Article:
“In many industries, universities are the breeding ground for the cutting edge,” he said. “Whether it be science, industry, business or engineering, often university research can foster new development in a given industry. This has not always been the case in journalism schools. More often than not, students in J-schools are being trained on outdated equipment, with outdated technology, with the ultimate focus on theory and basic skills. This training can produce good, even great journalists — an admirable goal — but it does little to move journalism forward in innovation.

“Few are the media organizations with the resources and time to commit to experimenting with new ways of reporting and disseminating content. News21 is an experiment in itself, a chance for the time and resources to be committed for the sole purpose of trying something new. Whether our work resonates or not will be evident in coming weeks. In the end, it was a daring experiment, and will be worth its effort in lessons learned, if nothing else.”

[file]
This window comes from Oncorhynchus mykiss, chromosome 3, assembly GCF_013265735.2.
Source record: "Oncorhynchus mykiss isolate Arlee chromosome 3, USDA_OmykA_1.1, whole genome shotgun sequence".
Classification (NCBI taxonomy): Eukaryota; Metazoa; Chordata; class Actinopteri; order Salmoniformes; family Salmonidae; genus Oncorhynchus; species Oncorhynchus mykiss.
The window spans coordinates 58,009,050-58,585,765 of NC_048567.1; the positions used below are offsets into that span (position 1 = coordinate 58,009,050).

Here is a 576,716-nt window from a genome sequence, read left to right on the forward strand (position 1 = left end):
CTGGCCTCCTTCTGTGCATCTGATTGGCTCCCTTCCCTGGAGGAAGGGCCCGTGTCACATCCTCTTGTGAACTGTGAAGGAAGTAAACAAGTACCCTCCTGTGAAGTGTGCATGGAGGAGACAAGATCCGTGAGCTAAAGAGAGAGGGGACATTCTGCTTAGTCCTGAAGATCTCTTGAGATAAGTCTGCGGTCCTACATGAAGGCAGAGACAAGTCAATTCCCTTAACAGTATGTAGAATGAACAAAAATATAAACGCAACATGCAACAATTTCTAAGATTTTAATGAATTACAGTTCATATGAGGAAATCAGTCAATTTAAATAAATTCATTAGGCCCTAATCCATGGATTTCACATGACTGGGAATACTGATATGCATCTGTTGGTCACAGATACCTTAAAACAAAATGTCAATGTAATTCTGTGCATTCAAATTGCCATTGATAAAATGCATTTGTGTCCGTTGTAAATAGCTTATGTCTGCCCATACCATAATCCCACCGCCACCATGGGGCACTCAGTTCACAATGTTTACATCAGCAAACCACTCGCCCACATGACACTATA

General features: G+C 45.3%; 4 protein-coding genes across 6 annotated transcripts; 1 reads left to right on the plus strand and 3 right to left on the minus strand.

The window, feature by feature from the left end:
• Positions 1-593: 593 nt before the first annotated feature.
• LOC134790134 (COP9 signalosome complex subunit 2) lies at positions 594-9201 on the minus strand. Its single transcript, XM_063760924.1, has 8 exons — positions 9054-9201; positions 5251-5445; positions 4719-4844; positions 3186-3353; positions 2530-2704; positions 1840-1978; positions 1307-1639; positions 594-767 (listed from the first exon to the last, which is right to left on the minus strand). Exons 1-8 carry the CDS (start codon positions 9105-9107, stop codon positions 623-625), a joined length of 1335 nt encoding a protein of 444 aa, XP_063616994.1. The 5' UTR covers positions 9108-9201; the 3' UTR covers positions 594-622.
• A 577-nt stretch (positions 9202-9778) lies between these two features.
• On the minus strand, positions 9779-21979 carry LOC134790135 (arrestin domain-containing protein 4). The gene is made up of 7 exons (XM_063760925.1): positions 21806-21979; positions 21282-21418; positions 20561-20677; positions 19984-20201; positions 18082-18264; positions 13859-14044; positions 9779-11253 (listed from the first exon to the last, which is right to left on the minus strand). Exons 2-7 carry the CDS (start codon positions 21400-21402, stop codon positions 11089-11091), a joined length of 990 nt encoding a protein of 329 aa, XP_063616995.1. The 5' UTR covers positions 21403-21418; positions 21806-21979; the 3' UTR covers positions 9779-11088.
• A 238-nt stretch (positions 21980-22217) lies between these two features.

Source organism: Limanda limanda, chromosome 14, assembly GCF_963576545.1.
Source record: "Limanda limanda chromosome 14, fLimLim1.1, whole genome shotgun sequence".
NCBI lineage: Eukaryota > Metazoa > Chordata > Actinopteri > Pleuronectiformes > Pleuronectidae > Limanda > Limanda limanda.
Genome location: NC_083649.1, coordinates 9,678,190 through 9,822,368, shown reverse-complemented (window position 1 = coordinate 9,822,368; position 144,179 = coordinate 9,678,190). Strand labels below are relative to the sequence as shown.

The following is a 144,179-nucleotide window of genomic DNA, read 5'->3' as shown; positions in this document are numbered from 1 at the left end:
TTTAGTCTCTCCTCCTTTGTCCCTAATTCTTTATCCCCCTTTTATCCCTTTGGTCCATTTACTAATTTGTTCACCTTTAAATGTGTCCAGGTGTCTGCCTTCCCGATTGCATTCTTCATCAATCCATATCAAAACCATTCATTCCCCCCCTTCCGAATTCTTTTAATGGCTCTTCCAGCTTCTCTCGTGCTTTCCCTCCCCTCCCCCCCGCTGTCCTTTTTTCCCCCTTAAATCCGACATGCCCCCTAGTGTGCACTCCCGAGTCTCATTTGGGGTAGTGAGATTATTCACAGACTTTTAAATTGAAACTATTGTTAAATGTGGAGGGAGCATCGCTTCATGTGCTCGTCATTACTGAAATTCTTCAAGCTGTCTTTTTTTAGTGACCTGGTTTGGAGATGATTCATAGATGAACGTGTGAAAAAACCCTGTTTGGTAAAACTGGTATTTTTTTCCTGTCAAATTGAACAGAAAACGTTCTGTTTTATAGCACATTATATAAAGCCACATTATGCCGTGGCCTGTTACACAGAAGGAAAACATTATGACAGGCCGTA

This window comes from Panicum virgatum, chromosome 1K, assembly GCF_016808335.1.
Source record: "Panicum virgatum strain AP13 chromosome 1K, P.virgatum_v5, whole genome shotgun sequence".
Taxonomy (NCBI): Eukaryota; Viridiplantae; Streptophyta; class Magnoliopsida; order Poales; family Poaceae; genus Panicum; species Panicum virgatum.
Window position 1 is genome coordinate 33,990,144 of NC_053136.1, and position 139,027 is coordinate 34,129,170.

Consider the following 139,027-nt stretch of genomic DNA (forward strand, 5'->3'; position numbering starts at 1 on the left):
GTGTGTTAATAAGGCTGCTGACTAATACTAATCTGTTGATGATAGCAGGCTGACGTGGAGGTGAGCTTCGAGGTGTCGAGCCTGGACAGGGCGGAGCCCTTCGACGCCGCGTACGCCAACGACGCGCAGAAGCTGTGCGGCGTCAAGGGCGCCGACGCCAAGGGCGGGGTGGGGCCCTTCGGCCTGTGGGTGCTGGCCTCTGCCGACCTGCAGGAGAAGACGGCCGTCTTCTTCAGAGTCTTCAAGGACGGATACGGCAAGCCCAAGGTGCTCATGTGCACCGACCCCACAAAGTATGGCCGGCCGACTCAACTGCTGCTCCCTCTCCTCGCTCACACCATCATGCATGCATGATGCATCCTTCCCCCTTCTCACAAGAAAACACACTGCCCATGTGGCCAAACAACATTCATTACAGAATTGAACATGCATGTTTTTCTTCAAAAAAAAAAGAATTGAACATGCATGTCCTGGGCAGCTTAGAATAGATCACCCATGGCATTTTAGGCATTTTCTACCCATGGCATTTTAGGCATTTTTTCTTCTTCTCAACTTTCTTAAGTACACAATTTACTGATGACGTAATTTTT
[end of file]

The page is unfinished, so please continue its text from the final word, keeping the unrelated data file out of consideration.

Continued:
I should add that there are elements of this at the Northwestern Medill program. I worked with Rich Gordon and the students there on the GoSkokie hyperlocal project at the same time that they created new sections for the Lee newspapers. Both projects, are sadly, history and I think that may be because they depended on big, old media companies to nurture them. That is no longer necessary. And I’d say it’s also not desirable, for big new ideas — Yahoo, Google, MySpace, Flickr, About, YouTube, Wikipedia… — could grow bigger faster on their own.